There are numerous things COVID ended. Many of them were more important than announcing crews actually at the events, but that was one casualty. It has even continued to impact the top level crews like Fowler and John McEnroe who did their 2023 Australian Open work a world away in Bristol, Connecticut.

The fact that the majority of ESPN talent was actually stateside had already been painfully obvious to anyone watching. The studio show had made no effort to hide that fact but the actual match announcers were part of a little more of an attempt to appear they were Down Under. It was abundantly clear, though, that the match announcers were simply standing in front of images of the Melbourne stadiums superimposed behind them.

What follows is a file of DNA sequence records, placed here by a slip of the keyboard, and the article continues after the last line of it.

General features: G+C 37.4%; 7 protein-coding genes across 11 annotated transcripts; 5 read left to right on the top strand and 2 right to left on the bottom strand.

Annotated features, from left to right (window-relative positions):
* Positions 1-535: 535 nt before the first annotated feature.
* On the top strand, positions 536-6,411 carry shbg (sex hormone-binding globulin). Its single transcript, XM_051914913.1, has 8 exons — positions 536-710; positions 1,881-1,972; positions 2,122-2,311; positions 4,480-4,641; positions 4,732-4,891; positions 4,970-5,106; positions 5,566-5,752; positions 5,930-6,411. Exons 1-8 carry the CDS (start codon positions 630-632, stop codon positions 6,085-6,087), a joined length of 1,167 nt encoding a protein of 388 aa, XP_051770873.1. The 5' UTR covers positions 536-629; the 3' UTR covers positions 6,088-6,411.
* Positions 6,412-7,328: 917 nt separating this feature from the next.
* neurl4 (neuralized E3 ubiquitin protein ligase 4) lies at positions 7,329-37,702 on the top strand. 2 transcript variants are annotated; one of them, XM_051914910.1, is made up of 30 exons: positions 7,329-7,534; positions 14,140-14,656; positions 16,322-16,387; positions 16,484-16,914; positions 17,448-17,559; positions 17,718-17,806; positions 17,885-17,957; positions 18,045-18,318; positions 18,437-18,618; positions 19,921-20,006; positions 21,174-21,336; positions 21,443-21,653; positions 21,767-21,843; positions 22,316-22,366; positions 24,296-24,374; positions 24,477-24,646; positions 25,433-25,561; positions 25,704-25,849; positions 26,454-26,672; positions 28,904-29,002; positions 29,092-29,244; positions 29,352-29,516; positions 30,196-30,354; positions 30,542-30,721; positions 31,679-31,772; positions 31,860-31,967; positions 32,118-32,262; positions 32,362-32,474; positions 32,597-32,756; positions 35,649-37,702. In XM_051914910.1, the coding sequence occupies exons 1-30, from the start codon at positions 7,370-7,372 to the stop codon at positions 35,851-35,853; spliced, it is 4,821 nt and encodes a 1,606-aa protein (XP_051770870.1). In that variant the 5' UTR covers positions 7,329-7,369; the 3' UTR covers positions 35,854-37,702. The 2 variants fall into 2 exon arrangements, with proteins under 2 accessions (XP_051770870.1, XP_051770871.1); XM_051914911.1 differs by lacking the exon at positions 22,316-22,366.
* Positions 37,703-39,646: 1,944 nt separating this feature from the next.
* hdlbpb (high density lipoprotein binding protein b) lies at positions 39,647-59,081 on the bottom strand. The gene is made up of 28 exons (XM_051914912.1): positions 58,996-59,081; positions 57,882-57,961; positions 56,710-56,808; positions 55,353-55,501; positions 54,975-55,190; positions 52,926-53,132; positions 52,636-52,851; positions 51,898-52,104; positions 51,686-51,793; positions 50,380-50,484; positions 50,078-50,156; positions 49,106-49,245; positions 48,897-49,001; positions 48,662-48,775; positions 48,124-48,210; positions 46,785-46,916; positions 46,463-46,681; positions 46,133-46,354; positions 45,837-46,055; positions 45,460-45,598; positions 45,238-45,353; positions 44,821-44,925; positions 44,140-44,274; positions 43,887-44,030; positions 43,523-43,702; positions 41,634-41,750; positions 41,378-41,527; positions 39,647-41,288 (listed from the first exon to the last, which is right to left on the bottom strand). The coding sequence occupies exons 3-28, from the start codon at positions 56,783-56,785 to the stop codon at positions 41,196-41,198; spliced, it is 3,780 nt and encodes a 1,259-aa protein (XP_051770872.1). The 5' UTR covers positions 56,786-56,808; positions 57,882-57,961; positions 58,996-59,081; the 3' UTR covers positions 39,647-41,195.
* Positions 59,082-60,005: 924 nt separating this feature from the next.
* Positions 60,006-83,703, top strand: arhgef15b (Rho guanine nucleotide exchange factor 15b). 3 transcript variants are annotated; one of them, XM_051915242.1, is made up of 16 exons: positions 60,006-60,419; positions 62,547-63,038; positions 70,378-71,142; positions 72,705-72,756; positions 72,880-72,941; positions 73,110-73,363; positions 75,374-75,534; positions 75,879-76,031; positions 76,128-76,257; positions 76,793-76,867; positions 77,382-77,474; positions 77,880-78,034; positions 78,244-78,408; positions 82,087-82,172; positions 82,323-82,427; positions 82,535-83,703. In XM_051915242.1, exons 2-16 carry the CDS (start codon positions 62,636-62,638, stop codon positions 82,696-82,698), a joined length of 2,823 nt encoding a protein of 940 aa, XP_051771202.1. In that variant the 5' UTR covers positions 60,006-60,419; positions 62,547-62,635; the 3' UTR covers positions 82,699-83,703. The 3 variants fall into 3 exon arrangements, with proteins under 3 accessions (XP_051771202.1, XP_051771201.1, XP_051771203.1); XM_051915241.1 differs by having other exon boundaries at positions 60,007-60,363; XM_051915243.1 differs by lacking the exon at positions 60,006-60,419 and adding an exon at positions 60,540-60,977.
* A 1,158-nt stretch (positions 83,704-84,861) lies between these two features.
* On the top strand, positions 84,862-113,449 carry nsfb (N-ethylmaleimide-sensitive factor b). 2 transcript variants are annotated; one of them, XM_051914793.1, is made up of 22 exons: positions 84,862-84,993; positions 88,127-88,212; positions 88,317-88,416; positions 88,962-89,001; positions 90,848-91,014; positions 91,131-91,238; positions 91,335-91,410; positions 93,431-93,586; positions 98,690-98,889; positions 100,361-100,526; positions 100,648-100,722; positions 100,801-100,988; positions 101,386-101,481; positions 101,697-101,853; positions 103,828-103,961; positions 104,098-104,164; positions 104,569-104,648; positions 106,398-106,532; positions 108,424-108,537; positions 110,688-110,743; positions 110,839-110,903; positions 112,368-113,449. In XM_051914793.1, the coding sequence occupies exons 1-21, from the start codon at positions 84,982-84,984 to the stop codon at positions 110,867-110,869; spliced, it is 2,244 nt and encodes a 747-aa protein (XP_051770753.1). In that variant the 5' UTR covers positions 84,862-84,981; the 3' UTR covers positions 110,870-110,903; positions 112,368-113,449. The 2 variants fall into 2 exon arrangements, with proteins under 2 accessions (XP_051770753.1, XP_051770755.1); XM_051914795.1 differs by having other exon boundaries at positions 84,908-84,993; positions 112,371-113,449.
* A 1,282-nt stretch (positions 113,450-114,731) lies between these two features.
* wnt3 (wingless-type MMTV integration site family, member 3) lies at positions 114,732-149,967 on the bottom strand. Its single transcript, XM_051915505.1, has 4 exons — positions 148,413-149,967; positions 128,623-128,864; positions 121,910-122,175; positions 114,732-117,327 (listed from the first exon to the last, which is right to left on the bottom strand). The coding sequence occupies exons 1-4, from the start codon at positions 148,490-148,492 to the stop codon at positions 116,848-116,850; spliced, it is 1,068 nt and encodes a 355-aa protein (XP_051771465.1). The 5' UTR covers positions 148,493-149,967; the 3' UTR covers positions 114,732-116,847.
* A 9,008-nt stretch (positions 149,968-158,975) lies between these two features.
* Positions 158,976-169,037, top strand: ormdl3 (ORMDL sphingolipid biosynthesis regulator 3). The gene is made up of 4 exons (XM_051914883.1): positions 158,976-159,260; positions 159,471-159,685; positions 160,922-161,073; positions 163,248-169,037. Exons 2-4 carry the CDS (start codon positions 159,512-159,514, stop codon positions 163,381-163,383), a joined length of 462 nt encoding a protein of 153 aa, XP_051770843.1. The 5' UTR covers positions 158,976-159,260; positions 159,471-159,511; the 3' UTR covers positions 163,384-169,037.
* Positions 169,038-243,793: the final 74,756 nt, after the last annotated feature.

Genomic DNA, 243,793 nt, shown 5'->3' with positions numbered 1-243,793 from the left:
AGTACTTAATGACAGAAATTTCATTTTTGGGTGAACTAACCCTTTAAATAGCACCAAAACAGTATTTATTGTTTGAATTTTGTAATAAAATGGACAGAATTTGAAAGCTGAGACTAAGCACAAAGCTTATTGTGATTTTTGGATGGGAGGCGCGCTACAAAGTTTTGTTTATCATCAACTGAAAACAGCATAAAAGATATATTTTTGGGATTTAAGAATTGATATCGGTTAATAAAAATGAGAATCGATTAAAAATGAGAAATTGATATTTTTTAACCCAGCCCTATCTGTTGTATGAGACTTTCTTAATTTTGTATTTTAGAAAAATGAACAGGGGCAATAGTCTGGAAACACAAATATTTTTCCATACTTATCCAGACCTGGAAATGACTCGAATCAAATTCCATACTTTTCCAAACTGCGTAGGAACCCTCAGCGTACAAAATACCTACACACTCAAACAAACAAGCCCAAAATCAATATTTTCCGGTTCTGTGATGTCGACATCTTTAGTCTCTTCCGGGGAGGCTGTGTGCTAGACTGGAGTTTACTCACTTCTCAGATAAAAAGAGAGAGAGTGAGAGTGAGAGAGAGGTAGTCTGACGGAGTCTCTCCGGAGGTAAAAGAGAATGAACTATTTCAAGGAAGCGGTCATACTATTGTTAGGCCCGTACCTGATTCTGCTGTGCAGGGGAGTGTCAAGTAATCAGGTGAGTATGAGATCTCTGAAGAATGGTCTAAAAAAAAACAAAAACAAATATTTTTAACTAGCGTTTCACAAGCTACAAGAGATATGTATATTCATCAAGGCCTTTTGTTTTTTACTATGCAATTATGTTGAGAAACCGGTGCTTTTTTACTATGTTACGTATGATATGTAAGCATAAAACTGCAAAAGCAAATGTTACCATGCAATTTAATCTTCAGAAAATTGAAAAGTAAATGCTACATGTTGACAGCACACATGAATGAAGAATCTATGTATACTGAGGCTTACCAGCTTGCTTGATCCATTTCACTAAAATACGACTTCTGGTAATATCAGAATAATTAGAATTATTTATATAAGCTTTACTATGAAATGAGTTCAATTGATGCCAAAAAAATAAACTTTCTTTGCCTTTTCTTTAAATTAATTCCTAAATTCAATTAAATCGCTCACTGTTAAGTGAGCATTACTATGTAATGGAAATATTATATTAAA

It was Chris Fowler who finally revealed the man behind the curtain when he removed the mystery and made it clear they were not in Australia. After Darren Cahill, who was actually on site, relayed the weather conditions to Fowler and McEnroe, Fowler commented that the Bristol weather was in the 30’s. 

I applaud Fowler for not playing the game and allowing even a hint of the illusion he was in Australia. I think the viewer deserves to know. I also think most viewers have seen enough of the low-energy, disjointed remote announcing that they can spot it without being informed. Thankfully, Fowler and McEnroe are pros enough (and in the same room) that they can still do their job well from 10,000 miles away.